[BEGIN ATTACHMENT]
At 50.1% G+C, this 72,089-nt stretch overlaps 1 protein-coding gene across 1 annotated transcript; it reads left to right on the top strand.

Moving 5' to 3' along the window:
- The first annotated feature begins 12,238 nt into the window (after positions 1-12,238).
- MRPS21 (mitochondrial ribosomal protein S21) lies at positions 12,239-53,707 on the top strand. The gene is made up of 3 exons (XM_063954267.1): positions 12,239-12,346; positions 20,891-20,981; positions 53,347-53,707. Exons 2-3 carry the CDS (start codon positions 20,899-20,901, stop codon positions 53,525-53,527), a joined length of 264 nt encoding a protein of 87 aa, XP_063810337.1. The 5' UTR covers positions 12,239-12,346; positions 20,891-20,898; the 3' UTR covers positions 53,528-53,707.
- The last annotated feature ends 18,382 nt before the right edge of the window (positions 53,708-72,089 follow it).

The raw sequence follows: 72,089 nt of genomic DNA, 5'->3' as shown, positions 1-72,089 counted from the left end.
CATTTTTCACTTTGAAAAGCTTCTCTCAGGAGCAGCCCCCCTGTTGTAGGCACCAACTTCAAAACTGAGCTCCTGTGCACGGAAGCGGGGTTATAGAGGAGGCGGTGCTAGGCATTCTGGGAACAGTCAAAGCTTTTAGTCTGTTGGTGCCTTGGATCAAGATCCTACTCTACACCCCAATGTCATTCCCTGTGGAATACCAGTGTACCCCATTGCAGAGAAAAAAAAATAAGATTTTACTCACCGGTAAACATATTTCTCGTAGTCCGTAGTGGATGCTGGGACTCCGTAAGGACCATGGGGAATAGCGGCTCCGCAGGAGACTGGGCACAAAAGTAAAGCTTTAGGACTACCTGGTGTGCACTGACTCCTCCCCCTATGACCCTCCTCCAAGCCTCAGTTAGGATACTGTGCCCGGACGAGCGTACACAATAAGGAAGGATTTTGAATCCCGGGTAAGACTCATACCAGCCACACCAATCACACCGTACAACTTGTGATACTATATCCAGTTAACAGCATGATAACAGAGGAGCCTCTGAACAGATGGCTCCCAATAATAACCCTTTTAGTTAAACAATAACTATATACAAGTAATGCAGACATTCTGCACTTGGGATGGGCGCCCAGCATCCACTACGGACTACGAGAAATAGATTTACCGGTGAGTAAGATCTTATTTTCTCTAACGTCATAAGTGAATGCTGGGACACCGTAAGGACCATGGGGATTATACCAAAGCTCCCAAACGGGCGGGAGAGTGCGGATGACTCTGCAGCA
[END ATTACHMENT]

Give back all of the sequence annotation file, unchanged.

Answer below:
At 50.1% G+C, this 72,089-nt stretch overlaps 1 protein-coding gene across 1 annotated transcript; it reads left to right on the top strand.

Moving 5' to 3' along the window:
- The first annotated feature begins 12,238 nt into the window (after positions 1-12,238).
- MRPS21 (mitochondrial ribosomal protein S21) lies at positions 12,239-53,707 on the top strand. The gene is made up of 3 exons (XM_063954267.1): positions 12,239-12,346; positions 20,891-20,981; positions 53,347-53,707. Exons 2-3 carry the CDS (start codon positions 20,899-20,901, stop codon positions 53,525-53,527), a joined length of 264 nt encoding a protein of 87 aa, XP_063810337.1. The 5' UTR covers positions 12,239-12,346; positions 20,891-20,898; the 3' UTR covers positions 53,528-53,707.
- The last annotated feature ends 18,382 nt before the right edge of the window (positions 53,708-72,089 follow it).

The raw sequence follows: 72,089 nt of genomic DNA, 5'->3' as shown, positions 1-72,089 counted from the left end.
CATTTTTCACTTTGAAAAGCTTCTCTCAGGAGCAGCCCCCCTGTTGTAGGCACCAACTTCAAAACTGAGCTCCTGTGCACGGAAGCGGGGTTATAGAGGAGGCGGTGCTAGGCATTCTGGGAACAGTCAAAGCTTTTAGTCTGTTGGTGCCTTGGATCAAGATCCTACTCTACACCCCAATGTCATTCCCTGTGGAATACCAGTGTACCCCATTGCAGAGAAAAAAAAATAAGATTTTACTCACCGGTAAACATATTTCTCGTAGTCCGTAGTGGATGCTGGGACTCCGTAAGGACCATGGGGAATAGCGGCTCCGCAGGAGACTGGGCACAAAAGTAAAGCTTTAGGACTACCTGGTGTGCACTGACTCCTCCCCCTATGACCCTCCTCCAAGCCTCAGTTAGGATACTGTGCCCGGACGAGCGTACACAATAAGGAAGGATTTTGAATCCCGGGTAAGACTCATACCAGCCACACCAATCACACCGTACAACTTGTGATACTATATCCAGTTAACAGCATGATAACAGAGGAGCCTCTGAACAGATGGCTCCCAATAATAACCCTTTTAGTTAAACAATAACTATATACAAGTAATGCAGACATTCTGCACTTGGGATGGGCGCCCAGCATCCACTACGGACTACGAGAAATAGATTTACCGGTGAGTAAGATCTTATTTTCTCTAACGTCATAAGTGAATGCTGGGACACCGTAAGGACCATGGGGATTATACCAAAGCTCCCAAACGGGCGGGAGAGTGCGGATGACTCTGCAGCA